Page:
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Column Marianne Loof | Architect's Circus

12 December 2017

Cobouw marianne loof 171217 architectencircus

Late past November, I was in Prague to announce the winner of the Czech Architecture Award. Earlier on in the year, our international jury panel travelled some 1300 kilometer in an old bus through the Czech Republic to select first six finalists and then a winner.

On the eve of the award-ceremony, unlike on similar occasions in the Netherlands, little attention was paid to the jury-statement on the winner or on serious contemporary topics of debate in the sector. Instead, while the winners were announced swiftly and dryly, the moment was flanked by exuberant acts from acrobats and trapeze-artists, jolly little Cirque du Soleil. I was initially struck with surprise by this unusually lighthearted and cheerful scene. For a change it were not matters such as urban housing, climate change, or circular building that dominated the evening.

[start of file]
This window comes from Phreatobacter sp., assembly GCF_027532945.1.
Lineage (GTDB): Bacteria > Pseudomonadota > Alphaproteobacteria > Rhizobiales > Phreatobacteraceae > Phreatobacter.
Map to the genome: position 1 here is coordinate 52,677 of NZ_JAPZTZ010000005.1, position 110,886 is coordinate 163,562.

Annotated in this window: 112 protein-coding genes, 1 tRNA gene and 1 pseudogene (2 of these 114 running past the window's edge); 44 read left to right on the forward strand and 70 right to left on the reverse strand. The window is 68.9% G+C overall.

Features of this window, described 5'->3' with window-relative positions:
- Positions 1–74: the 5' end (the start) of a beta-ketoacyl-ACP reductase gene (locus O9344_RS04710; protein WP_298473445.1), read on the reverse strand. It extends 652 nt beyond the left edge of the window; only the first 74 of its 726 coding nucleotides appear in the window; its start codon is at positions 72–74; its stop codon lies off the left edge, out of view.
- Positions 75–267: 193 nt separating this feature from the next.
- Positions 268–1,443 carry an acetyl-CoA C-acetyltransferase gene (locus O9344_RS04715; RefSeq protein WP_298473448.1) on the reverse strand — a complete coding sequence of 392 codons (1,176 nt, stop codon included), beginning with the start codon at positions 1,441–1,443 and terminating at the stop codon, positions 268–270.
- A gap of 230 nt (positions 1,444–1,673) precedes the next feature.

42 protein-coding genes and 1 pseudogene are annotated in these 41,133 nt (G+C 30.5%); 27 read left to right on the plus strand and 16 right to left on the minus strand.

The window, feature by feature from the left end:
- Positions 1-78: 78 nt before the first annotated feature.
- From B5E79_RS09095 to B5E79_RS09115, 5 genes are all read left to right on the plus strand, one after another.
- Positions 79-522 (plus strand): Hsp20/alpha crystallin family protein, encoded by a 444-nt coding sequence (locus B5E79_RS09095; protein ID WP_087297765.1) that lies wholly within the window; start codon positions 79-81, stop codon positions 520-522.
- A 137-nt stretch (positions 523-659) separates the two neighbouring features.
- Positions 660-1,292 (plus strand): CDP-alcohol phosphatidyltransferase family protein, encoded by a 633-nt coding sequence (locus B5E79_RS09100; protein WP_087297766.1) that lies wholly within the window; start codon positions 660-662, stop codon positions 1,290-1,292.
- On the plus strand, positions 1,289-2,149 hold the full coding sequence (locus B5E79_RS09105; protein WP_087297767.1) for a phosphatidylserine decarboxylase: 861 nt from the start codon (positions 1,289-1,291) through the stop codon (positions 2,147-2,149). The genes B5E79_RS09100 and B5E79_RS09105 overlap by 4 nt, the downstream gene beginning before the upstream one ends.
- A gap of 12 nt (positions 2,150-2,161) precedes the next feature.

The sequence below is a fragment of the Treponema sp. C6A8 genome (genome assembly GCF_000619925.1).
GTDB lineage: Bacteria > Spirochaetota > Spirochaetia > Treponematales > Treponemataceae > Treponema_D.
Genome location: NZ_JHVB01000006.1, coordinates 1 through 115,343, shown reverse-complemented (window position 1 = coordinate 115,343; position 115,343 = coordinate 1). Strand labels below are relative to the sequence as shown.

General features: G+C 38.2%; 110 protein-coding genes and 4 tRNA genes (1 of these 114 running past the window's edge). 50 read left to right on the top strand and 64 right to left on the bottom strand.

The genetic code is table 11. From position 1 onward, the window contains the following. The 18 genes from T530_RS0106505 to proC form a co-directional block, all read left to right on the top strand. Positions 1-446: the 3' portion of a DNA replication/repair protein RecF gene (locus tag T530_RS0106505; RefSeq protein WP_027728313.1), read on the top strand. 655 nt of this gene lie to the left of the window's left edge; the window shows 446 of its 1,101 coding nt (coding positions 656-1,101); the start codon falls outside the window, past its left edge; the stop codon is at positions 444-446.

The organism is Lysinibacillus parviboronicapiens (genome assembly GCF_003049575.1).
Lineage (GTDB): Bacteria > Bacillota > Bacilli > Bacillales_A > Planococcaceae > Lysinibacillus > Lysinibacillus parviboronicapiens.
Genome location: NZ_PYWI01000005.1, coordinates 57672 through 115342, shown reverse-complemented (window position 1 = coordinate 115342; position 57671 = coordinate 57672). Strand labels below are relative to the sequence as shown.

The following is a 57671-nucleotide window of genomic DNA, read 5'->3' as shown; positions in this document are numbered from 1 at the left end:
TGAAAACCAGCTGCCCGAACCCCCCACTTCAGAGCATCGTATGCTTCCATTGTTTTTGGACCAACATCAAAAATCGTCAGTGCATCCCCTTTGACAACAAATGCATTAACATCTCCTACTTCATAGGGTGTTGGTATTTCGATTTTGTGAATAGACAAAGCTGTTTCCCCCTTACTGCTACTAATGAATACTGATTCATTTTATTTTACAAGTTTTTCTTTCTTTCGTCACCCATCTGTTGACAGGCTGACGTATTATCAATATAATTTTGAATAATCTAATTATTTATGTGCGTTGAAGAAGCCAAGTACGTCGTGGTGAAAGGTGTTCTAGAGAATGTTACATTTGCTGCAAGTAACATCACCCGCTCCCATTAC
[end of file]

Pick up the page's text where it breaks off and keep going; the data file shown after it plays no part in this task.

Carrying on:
But then the deeper meaning of this peculiar mix dawned on me: architecture and the circus, architects and circus artists, they actually share a thing or two. Watching these artists dangling from trapezes and dancing aroundflying across the room, I felt a kinship. For even though their acts look smooth and easy, they require dedicated training and years of experience. One acrobat who came in on crutches and with a taped-up ankle but nonetheless got on the trapeze must have got a seriously high tolerance for pain. One probably falls frequently, but you will have to get up and continue if you want to make it. You will have to prove yourself time and again in front of a room full of critics. Yet it remains an attractive line of work.

In many ways, I felt warm resemblances with our own profession. I suddenly understood why the room was filled with passionate architects, who in their architecturally and economically meager environs must always be ready to pull off their best tricks, to attain small but often beautiful resultspieces of art. That feeling of floating through the air, casting a spell, making it seem effortless, and then the satisfaction of an achieved success: who does not want that?

December 2017,